Cultivation and hoeing should be done when weeds are small because weeds compete with the crops for light, water, and nutrients. Also, when weeds are large, they are much more difficult to remove without damaging the crops. Cultivation and hoeing should be done shallowly so that injury to the root system of the crop plants will not occur. Hand-weeding in the crop row is usually necessary.


    Other cultural methods for weed control include:

    • Crop selection – pick a crop and growing season where the plant will emerge rapidly, shade the soil, and prevent weed seed germination.
    • Close spacing of vegetable crops can inhibit weed growth when the leaves overlap at maturity. In a raised bed, keep this in mind for spacing plants.
    • Mulches of either organic (clean straw or hay, paper) or synthetic (plastic) will shade the soil surface, controlling most annual weed species.
    • Sanitation of the garden at the end of the season is critical. Remove and destroy remaining weeds and their seed heads.
    • Cover crops are ideal to shade out weeds, even Bermuda grass. Bermuda grass can be shaded and discouraged by the dense canopy of a cover crop such as sudangrass, sorghum or buckwheat. Establishing a cover crop regimen early can help with the success of shading out competitive weeds. Winter cover crops can prevent soil erosion, runoff and cool-season weed establishment, while adding valuable organic matter.

    Weeds may also be controlled with herbicides. However, chemical weed control in the home garden is difficult because of the diversity of the crops grown in the garden. It is hard to find an herbicide that is selective enough to remove a specific weed without the potential or probability that it will also kill or damage some of the crops in the garden. With several types of plants located close together in a small area, some may be seriously damaged by any herbicide that you might select. However, there are a few formulations available which make them safer and easier to use. For example, glyphosate foam is easier to use and poses less risk to desirable plants. Some preemergence herbicides can also be used successfully in the garden when transplants are used or after seeds sown have emerged and matured. Visit your local garden center or county extension office for information on current preemergence herbicide products.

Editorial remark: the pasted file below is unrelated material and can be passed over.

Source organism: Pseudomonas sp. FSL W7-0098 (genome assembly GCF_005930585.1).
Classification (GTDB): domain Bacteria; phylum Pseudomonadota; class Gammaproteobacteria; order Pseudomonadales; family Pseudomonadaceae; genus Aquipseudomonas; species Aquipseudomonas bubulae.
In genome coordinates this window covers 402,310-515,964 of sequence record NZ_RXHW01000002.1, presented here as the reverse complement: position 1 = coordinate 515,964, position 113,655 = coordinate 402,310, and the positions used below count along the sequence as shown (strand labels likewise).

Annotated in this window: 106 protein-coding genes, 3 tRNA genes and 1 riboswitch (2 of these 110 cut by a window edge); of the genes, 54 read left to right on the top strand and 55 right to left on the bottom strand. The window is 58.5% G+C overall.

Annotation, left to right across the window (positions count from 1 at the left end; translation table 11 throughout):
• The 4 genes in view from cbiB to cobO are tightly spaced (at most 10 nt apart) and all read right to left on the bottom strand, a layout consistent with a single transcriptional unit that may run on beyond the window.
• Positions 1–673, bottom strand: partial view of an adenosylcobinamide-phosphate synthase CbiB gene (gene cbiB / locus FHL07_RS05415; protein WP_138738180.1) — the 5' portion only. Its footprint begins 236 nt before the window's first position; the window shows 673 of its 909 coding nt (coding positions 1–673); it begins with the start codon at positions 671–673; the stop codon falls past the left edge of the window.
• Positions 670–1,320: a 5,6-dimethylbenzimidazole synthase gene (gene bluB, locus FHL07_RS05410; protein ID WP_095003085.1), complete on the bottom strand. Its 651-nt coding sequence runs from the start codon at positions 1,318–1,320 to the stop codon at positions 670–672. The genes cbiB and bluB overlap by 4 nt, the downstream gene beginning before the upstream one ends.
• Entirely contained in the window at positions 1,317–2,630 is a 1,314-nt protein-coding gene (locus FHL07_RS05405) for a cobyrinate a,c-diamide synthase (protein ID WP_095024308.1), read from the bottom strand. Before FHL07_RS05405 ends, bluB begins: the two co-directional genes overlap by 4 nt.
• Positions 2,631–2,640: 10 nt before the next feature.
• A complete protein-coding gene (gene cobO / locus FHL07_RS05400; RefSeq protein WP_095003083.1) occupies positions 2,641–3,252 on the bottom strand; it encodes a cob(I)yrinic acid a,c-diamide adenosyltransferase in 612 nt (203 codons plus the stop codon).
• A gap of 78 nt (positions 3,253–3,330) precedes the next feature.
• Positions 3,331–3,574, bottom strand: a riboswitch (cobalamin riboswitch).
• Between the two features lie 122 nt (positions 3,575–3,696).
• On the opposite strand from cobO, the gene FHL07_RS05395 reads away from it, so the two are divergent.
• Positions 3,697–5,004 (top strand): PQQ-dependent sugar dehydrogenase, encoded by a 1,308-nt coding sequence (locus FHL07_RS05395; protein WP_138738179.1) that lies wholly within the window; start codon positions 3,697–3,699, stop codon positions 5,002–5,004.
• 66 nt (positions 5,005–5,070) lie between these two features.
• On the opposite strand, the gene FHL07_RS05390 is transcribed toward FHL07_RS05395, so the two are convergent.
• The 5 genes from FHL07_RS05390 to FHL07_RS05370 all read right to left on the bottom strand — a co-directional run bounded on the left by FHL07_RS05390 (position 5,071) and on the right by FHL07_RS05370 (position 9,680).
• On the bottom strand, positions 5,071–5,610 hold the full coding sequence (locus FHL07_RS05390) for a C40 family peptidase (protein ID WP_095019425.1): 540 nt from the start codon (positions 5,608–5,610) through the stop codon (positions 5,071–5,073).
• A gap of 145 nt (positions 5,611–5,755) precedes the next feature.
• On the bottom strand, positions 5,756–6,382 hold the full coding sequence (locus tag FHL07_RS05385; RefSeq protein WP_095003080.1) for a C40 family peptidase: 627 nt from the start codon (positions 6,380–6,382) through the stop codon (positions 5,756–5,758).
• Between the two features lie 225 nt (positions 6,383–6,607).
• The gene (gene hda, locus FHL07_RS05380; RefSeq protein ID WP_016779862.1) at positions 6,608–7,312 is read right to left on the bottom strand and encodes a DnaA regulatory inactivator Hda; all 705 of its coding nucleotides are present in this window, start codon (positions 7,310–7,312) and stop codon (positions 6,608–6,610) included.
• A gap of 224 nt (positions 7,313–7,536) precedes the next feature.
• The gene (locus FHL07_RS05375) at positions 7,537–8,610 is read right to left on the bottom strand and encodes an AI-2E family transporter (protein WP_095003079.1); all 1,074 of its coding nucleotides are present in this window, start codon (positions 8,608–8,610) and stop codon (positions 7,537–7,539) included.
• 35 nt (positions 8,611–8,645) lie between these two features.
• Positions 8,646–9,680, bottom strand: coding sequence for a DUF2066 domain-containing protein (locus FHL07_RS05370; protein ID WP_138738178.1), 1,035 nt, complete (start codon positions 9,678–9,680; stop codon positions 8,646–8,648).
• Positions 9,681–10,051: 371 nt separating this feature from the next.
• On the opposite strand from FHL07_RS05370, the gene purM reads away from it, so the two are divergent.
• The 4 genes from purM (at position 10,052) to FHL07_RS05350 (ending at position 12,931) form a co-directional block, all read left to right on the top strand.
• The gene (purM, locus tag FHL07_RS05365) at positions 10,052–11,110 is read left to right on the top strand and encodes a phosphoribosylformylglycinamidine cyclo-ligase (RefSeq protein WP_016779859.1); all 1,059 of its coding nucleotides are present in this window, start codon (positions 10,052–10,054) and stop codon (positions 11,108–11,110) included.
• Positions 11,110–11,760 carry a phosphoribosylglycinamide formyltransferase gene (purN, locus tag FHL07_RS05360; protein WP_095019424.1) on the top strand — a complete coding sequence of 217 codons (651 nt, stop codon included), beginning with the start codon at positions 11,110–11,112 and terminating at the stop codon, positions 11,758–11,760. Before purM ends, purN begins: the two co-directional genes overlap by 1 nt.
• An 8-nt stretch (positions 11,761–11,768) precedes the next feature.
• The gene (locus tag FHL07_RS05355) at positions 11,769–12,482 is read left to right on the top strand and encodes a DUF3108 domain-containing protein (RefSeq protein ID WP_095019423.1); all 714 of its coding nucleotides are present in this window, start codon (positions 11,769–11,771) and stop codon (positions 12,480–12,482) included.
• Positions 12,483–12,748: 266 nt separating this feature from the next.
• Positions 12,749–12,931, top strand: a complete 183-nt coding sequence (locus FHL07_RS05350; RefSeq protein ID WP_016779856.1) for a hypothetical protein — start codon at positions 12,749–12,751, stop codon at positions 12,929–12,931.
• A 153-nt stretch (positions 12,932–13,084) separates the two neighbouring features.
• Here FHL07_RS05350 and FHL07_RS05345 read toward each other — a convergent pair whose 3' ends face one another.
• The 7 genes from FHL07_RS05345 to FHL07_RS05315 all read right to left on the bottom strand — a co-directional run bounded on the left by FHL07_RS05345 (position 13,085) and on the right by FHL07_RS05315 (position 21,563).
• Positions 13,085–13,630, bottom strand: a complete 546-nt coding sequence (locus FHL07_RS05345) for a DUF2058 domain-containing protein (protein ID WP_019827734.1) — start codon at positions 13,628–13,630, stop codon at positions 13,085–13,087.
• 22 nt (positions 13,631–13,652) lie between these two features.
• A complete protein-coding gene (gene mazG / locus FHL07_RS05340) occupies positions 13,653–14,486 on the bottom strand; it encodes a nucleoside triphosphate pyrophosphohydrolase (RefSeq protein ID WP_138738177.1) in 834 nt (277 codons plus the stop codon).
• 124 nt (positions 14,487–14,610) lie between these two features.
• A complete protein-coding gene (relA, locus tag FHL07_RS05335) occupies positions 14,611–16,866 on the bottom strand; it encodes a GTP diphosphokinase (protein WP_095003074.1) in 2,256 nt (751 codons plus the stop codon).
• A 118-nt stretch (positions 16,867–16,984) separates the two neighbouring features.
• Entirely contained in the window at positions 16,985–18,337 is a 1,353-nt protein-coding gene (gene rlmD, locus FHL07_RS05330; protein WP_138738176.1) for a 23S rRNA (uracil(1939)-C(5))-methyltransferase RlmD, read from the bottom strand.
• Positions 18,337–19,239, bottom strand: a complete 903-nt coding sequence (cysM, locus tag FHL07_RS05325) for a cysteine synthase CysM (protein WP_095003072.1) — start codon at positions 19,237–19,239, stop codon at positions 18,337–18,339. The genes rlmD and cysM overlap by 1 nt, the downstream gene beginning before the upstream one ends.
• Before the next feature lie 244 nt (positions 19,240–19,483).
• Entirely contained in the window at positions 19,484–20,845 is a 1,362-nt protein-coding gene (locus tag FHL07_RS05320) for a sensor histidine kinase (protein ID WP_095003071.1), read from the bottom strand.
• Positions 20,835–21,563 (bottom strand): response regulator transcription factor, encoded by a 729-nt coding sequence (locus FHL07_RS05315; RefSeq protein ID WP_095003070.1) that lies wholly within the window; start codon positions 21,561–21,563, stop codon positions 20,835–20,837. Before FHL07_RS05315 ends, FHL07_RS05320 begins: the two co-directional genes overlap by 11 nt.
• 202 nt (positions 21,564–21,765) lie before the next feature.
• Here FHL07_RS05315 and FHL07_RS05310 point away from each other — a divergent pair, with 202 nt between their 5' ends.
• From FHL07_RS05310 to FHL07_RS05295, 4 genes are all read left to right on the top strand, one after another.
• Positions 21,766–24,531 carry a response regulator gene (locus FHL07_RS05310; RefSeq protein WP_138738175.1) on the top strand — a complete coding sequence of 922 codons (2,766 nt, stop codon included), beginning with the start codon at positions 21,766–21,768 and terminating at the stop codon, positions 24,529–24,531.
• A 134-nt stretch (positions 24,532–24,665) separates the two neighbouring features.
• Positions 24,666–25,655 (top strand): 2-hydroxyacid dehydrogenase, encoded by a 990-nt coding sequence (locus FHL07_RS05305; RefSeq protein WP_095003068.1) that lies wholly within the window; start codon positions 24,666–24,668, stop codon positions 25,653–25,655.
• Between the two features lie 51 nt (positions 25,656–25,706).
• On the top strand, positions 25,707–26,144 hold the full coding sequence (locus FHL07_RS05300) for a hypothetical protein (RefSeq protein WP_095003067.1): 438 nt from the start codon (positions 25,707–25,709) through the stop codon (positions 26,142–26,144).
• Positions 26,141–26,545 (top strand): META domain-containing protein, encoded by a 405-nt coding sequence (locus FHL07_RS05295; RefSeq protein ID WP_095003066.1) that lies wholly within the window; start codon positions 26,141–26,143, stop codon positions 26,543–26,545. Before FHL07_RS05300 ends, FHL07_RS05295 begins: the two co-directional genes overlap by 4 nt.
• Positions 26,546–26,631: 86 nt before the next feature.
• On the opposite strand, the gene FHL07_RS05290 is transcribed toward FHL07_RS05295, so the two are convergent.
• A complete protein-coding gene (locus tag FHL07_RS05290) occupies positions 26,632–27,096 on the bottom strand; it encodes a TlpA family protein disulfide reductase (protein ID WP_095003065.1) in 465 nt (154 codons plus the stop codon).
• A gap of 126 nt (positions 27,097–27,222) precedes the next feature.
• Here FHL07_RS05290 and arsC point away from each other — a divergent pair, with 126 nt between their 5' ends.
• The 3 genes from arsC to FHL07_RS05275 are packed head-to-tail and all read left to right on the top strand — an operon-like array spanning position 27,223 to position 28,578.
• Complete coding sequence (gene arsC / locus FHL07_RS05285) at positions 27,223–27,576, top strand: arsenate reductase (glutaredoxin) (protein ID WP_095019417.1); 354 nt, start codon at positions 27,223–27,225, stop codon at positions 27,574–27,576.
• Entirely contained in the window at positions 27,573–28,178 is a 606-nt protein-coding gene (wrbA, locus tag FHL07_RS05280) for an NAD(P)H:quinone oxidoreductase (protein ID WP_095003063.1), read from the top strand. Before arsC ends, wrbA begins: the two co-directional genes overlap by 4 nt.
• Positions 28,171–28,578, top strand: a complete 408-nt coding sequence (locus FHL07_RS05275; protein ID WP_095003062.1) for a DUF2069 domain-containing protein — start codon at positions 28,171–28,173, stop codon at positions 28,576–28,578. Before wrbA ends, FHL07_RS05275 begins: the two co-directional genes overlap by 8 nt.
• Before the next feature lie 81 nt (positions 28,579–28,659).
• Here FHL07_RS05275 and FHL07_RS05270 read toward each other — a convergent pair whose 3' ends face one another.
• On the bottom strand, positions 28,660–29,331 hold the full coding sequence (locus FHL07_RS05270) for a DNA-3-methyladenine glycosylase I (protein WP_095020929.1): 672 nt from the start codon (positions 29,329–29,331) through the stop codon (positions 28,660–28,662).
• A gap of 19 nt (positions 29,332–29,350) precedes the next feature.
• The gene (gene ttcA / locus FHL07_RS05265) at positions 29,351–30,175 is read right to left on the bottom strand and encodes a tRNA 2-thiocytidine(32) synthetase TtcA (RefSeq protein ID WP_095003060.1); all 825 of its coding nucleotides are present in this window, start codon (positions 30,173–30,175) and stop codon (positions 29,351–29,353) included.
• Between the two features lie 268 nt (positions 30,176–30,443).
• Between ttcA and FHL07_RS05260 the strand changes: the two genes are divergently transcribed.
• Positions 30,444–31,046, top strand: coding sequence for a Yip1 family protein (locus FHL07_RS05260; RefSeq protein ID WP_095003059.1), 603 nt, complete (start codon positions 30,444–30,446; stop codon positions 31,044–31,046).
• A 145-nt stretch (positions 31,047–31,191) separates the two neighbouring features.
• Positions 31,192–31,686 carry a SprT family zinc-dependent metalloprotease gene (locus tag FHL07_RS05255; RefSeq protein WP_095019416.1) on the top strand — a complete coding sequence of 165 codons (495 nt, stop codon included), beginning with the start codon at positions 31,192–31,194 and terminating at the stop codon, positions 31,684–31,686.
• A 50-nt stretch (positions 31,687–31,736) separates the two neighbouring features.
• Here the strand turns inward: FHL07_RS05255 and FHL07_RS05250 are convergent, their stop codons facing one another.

The best weed control in the home garden is a sharp hoe and good mulch.

  • OPGA Annual Meeting CEUs and Field Day Topics - Becky Carroll, Associate Extension Specialist, Fruit and Pecans

    This year, the Oklahoma Pecan Growers Association conference will begin in Broken Arrow with a mini pecan class on Thursday, June 10 at 1pm. Growers wishing to earn CEU’s toward their Private Applicators License can attend the Thursday session for 2 CEU’s.  They will need to provide their applicator’s number. The Thursday sessions will include Tips for a Successful Pecan Planting, Pecan Diseases, Pecan Insects and Pecan Cultivars. On Friday, during the educational meeting, growers can also sign up for an additional CEU.  


    The Saturday Field Day will be held at the Joe Ihle Orchard near Edna, Oklahoma. Always a popular event, the field day is a casual time to learn more about the history of the orchard, the growers, and educational topics. A few agenda items include late freeze damage, clover use in the orchard, fertilizer banding, tree planting demonstration, flowers & pollination, hog trapping and wildlife control. Lunch will be provided to attendees.


    For more information, go to where you can register online.